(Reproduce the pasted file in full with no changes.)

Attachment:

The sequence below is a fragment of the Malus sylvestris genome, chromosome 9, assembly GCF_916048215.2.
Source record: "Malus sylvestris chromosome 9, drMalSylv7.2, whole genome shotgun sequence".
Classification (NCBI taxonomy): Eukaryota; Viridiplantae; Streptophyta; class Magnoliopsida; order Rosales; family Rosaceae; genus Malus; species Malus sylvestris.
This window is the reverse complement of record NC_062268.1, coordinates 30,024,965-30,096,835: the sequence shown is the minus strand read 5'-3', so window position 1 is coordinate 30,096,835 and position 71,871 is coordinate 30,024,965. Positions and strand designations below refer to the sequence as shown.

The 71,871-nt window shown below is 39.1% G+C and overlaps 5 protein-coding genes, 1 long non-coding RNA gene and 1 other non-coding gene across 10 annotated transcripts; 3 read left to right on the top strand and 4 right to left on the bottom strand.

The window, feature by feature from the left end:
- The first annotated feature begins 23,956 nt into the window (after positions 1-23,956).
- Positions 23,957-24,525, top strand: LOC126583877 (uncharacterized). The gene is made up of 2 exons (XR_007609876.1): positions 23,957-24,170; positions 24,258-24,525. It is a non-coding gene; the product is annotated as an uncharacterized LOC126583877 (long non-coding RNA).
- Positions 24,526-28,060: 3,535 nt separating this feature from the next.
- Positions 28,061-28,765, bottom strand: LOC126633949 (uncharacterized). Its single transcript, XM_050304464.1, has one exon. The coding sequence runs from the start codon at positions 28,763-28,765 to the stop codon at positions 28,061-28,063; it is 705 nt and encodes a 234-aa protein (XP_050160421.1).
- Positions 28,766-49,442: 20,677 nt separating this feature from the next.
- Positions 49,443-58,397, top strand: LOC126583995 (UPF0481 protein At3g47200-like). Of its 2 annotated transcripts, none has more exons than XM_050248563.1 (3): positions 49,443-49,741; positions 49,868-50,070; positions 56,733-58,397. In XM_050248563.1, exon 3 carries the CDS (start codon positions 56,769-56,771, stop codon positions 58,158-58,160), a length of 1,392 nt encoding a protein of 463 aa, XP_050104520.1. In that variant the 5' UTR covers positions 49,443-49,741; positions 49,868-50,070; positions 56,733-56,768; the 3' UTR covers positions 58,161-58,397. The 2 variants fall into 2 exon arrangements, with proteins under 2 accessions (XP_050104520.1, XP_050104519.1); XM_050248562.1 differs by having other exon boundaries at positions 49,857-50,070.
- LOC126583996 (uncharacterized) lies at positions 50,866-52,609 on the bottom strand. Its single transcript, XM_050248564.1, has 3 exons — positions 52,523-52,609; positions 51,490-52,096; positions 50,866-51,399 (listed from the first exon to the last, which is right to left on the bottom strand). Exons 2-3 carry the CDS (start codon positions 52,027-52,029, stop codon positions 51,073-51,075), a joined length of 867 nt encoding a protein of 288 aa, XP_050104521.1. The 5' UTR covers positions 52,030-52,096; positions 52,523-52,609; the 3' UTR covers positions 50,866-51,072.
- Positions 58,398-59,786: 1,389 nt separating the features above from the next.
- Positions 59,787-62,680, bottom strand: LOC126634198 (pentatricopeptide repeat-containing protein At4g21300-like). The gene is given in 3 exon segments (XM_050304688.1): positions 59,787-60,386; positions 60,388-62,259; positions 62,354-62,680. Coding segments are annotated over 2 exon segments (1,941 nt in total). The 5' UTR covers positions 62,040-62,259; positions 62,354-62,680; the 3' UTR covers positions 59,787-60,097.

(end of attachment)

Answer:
The sequence below is a fragment of the Malus sylvestris genome, chromosome 9, assembly GCF_916048215.2.
Source record: "Malus sylvestris chromosome 9, drMalSylv7.2, whole genome shotgun sequence".
Classification (NCBI taxonomy): Eukaryota; Viridiplantae; Streptophyta; class Magnoliopsida; order Rosales; family Rosaceae; genus Malus; species Malus sylvestris.
This window is the reverse complement of record NC_062268.1, coordinates 30,024,965-30,096,835: the sequence shown is the minus strand read 5'-3', so window position 1 is coordinate 30,096,835 and position 71,871 is coordinate 30,024,965. Positions and strand designations below refer to the sequence as shown.

The 71,871-nt window shown below is 39.1% G+C and overlaps 5 protein-coding genes, 1 long non-coding RNA gene and 1 other non-coding gene across 10 annotated transcripts; 3 read left to right on the top strand and 4 right to left on the bottom strand.

The window, feature by feature from the left end:
- The first annotated feature begins 23,956 nt into the window (after positions 1-23,956).
- Positions 23,957-24,525, top strand: LOC126583877 (uncharacterized). The gene is made up of 2 exons (XR_007609876.1): positions 23,957-24,170; positions 24,258-24,525. It is a non-coding gene; the product is annotated as an uncharacterized LOC126583877 (long non-coding RNA).
- Positions 24,526-28,060: 3,535 nt separating this feature from the next.
- Positions 28,061-28,765, bottom strand: LOC126633949 (uncharacterized). Its single transcript, XM_050304464.1, has one exon. The coding sequence runs from the start codon at positions 28,763-28,765 to the stop codon at positions 28,061-28,063; it is 705 nt and encodes a 234-aa protein (XP_050160421.1).
- Positions 28,766-49,442: 20,677 nt separating this feature from the next.
- Positions 49,443-58,397, top strand: LOC126583995 (UPF0481 protein At3g47200-like). Of its 2 annotated transcripts, none has more exons than XM_050248563.1 (3): positions 49,443-49,741; positions 49,868-50,070; positions 56,733-58,397. In XM_050248563.1, exon 3 carries the CDS (start codon positions 56,769-56,771, stop codon positions 58,158-58,160), a length of 1,392 nt encoding a protein of 463 aa, XP_050104520.1. In that variant the 5' UTR covers positions 49,443-49,741; positions 49,868-50,070; positions 56,733-56,768; the 3' UTR covers positions 58,161-58,397. The 2 variants fall into 2 exon arrangements, with proteins under 2 accessions (XP_050104520.1, XP_050104519.1); XM_050248562.1 differs by having other exon boundaries at positions 49,857-50,070.
- LOC126583996 (uncharacterized) lies at positions 50,866-52,609 on the bottom strand. Its single transcript, XM_050248564.1, has 3 exons — positions 52,523-52,609; positions 51,490-52,096; positions 50,866-51,399 (listed from the first exon to the last, which is right to left on the bottom strand). Exons 2-3 carry the CDS (start codon positions 52,027-52,029, stop codon positions 51,073-51,075), a joined length of 867 nt encoding a protein of 288 aa, XP_050104521.1. The 5' UTR covers positions 52,030-52,096; positions 52,523-52,609; the 3' UTR covers positions 50,866-51,072.
- Positions 58,398-59,786: 1,389 nt separating the features above from the next.
- Positions 59,787-62,680, bottom strand: LOC126634198 (pentatricopeptide repeat-containing protein At4g21300-like). The gene is given in 3 exon segments (XM_050304688.1): positions 59,787-60,386; positions 60,388-62,259; positions 62,354-62,680. Coding segments are annotated over 2 exon segments (1,941 nt in total). The 5' UTR covers positions 62,040-62,259; positions 62,354-62,680; the 3' UTR covers positions 59,787-60,097.